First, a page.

When the fire suddenly switched directions, it redirected right toward 19 retreating members of the Granite Mountain Interagency Hotshot Crew, who had been retreating through what was thought to be a relatively safe area between the blaze and Yarnell.
None of them survived.
The Price of Development
Joe Smolka’s family first took up residence in Emigration Canyon in 1935. He’s lived there since 1983. At that time, he says, “there were probably about 500 people living up here.”
Today, there are more than 1,500.
With the development of the Emigration Oaks and Emigration Place subdivisions in the 1980s and ’90s, the canyon experienced a rapid influx of new housing appealing to the “upscale” sector of the real-estate market, Smolka says.
This tripling of the canyon’s population necessitated the formation of the Emigration Improvement District to supply adequate water for private use by its residents. But even with the addition of two water holding tanks—able to hold up to 1.3 million gallons—and the installation of fire hydrants serviceable to some 270 of the homes in the canyon, there are still subdivisions in the upper reaches of the canyon that rely entirely upon their own wells and cisterns to provide their water supply, says Fred Smolka, manager of the Emigration Improvement District and Joe’s brother.
Kathy Christiansen, the chairwoman for the Emigration Community Council’s Firewise program, says one concern with the current water infrastructure of the canyon is that if a fire originates at the mouth of the canyon, it could burn the power lines that provide power to the canyon, disabling the pumps that are required to refill Emigration Canyon’s water tanks. Without the ability to replenish water drawn from the holding tanks, water needed to fight a fire would be in short supply.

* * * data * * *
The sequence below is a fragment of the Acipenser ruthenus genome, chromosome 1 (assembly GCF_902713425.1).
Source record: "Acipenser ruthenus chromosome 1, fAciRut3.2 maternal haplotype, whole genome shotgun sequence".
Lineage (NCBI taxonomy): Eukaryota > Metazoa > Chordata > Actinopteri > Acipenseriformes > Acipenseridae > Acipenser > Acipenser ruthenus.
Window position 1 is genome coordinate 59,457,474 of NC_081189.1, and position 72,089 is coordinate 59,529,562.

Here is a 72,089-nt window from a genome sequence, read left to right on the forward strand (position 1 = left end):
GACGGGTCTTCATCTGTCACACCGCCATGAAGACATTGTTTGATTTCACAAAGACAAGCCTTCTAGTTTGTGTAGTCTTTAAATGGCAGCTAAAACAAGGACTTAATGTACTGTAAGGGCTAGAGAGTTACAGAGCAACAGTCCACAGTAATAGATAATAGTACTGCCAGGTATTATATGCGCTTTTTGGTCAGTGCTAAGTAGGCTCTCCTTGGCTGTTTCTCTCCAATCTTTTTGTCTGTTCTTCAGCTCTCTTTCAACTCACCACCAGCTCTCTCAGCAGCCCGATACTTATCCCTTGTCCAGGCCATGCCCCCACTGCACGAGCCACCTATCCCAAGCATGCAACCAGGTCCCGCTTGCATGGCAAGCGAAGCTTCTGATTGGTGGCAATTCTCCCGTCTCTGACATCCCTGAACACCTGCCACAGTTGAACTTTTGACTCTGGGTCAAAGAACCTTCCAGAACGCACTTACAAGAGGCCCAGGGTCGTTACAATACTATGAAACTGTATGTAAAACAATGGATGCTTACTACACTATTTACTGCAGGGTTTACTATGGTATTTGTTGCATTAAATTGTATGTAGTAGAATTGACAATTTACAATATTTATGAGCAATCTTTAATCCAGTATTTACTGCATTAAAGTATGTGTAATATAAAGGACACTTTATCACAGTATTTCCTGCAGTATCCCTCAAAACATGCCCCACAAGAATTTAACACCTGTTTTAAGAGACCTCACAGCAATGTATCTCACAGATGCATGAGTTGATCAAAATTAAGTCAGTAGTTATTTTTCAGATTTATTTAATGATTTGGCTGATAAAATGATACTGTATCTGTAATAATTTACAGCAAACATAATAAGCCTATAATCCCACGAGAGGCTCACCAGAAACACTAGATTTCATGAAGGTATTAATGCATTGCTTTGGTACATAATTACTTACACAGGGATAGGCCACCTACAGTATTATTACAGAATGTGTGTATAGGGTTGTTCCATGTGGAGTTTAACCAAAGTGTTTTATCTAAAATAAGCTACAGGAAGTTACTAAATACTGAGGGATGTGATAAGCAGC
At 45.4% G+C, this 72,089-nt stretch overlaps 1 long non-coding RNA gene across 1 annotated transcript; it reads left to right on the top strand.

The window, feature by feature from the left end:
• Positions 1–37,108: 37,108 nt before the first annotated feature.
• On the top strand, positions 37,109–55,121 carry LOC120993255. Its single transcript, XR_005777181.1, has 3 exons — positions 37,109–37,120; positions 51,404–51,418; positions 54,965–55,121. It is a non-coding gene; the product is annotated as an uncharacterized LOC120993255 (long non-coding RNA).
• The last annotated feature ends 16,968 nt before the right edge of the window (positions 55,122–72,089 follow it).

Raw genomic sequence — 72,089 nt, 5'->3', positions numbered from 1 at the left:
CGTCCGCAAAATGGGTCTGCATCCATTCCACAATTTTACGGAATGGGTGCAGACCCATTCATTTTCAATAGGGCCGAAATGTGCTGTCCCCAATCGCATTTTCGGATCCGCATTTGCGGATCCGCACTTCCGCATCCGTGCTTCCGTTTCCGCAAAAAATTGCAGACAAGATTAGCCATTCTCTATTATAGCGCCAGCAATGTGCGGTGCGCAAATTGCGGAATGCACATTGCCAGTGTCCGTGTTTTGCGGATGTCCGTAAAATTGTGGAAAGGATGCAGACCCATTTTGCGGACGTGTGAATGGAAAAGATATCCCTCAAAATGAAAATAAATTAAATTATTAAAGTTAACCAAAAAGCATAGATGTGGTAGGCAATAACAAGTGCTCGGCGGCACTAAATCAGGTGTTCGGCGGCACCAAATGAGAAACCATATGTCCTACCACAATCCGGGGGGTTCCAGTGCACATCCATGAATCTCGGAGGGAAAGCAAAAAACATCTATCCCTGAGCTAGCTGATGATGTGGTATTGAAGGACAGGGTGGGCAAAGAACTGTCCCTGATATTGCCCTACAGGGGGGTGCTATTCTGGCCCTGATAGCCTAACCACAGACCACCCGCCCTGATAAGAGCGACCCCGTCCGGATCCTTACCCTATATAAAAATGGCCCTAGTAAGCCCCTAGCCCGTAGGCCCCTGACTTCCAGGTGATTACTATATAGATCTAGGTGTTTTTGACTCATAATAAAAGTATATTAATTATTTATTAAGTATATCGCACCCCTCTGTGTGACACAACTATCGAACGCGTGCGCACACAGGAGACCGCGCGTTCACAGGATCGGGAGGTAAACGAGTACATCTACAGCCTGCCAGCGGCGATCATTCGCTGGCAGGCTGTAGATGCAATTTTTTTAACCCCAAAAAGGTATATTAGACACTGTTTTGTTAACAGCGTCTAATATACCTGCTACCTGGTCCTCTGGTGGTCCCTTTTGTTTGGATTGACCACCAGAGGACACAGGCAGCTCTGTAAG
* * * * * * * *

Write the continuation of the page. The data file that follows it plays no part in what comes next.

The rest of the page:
Fred Smolka says the pump system was set up to be compatible with a generator to safeguard against such an event, but, due to funding issues, no generator has been purchased.
The narrow topography of the Emigration Canyon corridor also poses an issue to road infrastructure, says Mecham of the Unified Fire Authority. Many roads in the canyon are narrow and lined on one or both sides by tall growths of oak brush and juniper trees. Mecham says roads should be at least twice as wide as the height of the tallest vegetation on either side, which is not the case in much of Emigration Canyon. The roads are too narrow and the growth too tall, he says.